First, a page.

The word seems strange (it’s pronounced Hoogull - Kulchure) but this imported food-growing method could be the salvation for Bowen Island gardeners.
As many of us know, the soil on our precious isle is relatively poor and rocky and we sometimes face water shortages. At least two prolific home gardeners on Bowen are addressing these problems by using hugelkultur with amazing results.
Translated, hugelkutltur means “hill culture” or “hill mound.” “Hugels” are a form of raised-bed gardening but with some key differences. Instead of building boxes and filling them with soil, a hugel is created by burying tree logs and creating a broad, raised mound with sloping sides.
In the spring of 2013, islander Jackie Bradley picked up Sepp Holzer’s book Permaculture – A Practical Guide to Small-Scale Integrative Farming and Gardening.
“I fell in love with this man’s attitude toward growing things and I began forming my dream of having a hugelkultur-centred garden,” she said.
It also led Jackie to explore the field of permaculture ––working with nature rather than battling it ––and using organic seeds. Jackie and her husband, Phil Gregory, got started in April 2014.
Local permaculturist Jesse Lemieux guided the process. His first step was to orient the hugel to face the sun.
To assemble the necessary materials, Phil chopped down alder trees on their 6.2 acre property and bought deer fencing, manure and straw from local suppliers. Jackie and Phil decided on steel posts because wood ones either rot if not treated, or if treated, the chemicals would defeat the goal of gardening organically.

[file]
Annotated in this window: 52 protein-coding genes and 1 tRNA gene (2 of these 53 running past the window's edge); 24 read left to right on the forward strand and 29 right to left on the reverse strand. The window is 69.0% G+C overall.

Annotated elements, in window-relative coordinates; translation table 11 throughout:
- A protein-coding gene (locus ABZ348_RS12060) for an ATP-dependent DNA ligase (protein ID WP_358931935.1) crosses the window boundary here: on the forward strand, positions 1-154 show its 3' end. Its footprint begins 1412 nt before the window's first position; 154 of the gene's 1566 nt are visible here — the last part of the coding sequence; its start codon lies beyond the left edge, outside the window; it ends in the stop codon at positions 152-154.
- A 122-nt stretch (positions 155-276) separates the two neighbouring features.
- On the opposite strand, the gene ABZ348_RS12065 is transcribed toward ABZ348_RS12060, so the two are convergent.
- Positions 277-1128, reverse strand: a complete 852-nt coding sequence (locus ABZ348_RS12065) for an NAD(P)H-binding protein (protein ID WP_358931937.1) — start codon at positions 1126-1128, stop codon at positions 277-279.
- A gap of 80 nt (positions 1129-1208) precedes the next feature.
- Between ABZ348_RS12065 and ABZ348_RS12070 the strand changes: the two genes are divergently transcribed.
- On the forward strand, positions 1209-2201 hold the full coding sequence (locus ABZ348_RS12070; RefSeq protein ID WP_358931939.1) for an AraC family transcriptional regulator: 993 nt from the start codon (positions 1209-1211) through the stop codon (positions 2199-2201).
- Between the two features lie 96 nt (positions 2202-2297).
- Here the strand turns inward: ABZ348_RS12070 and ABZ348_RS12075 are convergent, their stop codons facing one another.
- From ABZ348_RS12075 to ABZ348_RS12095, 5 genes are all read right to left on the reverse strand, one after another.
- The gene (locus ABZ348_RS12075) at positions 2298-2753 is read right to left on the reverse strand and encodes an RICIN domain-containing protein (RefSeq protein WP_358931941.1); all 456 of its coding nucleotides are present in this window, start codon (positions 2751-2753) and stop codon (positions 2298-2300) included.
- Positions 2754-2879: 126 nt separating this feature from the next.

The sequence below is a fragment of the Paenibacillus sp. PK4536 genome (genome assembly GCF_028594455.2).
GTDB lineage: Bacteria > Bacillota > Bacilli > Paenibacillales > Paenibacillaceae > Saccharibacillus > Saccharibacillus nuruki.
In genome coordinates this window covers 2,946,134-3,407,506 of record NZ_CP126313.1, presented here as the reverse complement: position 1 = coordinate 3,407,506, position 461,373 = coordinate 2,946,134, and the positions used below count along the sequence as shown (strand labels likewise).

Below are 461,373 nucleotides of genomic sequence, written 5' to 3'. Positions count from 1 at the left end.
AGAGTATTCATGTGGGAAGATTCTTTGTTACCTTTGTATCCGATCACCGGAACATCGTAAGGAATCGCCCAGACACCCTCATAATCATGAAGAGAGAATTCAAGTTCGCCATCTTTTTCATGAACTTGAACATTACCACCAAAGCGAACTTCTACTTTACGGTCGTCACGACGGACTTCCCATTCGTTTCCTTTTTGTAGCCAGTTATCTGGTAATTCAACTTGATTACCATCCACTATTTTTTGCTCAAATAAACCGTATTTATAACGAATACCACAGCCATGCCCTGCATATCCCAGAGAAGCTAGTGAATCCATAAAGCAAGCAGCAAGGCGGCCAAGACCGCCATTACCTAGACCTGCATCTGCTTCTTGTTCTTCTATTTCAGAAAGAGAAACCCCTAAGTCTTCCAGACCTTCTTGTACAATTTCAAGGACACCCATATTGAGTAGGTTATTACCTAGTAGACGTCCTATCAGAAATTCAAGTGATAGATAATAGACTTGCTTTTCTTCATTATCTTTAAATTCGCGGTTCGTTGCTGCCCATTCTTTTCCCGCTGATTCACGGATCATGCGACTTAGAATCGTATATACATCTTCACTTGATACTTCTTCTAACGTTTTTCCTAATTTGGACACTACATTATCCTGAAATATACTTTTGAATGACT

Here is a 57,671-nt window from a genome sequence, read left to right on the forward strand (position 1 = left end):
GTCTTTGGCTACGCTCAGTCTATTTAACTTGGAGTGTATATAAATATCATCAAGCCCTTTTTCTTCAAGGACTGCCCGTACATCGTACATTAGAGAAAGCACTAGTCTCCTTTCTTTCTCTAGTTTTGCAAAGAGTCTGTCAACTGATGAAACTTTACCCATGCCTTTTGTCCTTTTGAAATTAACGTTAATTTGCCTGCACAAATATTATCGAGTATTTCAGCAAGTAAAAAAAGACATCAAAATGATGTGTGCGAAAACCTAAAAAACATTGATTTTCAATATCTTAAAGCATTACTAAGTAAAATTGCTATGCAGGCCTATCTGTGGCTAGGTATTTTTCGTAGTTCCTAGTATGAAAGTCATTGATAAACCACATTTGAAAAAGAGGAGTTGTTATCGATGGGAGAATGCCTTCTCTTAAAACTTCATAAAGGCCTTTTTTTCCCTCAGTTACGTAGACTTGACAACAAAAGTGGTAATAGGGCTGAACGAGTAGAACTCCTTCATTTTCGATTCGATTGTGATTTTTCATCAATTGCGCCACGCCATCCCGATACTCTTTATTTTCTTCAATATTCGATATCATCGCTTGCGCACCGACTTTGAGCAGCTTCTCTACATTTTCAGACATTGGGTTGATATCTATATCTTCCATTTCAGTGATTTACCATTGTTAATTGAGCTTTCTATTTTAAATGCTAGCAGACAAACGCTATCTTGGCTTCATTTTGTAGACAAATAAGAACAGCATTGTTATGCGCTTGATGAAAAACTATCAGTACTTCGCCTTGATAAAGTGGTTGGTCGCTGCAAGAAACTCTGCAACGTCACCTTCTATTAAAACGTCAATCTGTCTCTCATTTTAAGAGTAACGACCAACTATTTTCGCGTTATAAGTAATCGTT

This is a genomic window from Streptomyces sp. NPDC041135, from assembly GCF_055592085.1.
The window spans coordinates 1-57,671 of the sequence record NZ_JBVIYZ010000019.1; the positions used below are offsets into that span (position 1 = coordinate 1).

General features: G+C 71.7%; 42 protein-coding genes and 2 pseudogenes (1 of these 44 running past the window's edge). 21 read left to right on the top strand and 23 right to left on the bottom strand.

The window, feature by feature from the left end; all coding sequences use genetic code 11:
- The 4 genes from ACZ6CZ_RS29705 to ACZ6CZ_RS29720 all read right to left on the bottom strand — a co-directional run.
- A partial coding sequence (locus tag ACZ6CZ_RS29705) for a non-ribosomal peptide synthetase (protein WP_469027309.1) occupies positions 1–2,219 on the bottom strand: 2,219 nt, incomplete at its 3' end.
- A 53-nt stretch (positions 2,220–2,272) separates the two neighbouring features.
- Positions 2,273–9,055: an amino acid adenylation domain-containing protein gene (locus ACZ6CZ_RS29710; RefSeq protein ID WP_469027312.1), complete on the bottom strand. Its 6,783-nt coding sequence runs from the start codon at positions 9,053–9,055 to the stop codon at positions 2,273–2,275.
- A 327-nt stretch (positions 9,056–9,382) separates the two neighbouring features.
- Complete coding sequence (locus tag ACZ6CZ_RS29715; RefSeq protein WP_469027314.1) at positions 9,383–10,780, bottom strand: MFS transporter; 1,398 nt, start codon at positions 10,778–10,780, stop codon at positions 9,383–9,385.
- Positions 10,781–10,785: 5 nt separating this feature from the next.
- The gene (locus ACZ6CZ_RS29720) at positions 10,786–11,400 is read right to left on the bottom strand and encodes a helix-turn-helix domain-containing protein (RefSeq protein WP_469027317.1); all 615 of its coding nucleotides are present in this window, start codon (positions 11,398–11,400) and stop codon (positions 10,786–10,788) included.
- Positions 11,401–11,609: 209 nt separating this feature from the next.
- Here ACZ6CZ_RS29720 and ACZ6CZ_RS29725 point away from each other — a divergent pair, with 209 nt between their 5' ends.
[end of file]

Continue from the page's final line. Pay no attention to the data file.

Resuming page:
Then, the couple set to digging a trench two and a half feet deep and ordered good, healthy, organic soil. They hired islander Frank Seaberly to haul the alder logs and he laid the logs in the trench and layered them with branches and soil. Green cover crops and manure were stuffed into the crevices as logs were stacked five high in a pyramid fashion. Once the logs were in place, Jackie and Phil added a good layer of mulch on top to keep the soil from drying out. An advantage of hugel gardening is that, as the logs and branches decompose, soil aeration is increased, so tilling isn’t necessary. No tilling means that carbon is kept in the soil.
The branches and logs of the hugel also act like sponges, storing the rainwater and releasing it during drier times. You may never need to water your hugel bed after the first year, except during severe droughts.
Another benefit of hugels is that their mounded shape has more growing area than a traditional raised bed.
Both Jackie and Phil are dedicated to “regenerative agriculture,” and their hugel gives them just that. Regenerative agriculture continually improves soil by restoring its carbon content, which in turn improves the health, nutrition and productivity of plants.
Jeanette Wrenshall (yes, your local artist and barber) uses a hybrid form of hugelkultur to create food forests at her off-the-grid compound on the island’s west side. Living on the side of a mountain, Jeanette uses “swales” to slow and direct the rushing water that sheds onto her property.
“I’ve created food forests on hugel mounds and swales,” Jeanette explained. “We have nut and fruit trees inter-planted with perennial food shrubs, root crops, and annuals.”
To know that vegetables and fruit can grow profusely on Bowen in drought-resistant gardens that sequester carbon is good news for the soil, the folks who garden it, and all of us who enjoy the bounty!
You can borrow a copy of Jackie and Phil’s book, Hugelkultur Garden, at the Bowen Island Library. For more information about hugels, or to learn about the permaculture workshop on Bowen, contact Jackie at: firstname.lastname@example.org.
This article was originally published in the Bowen Island Undercurrent on March 29, 2019. Author: Rabia Wilcox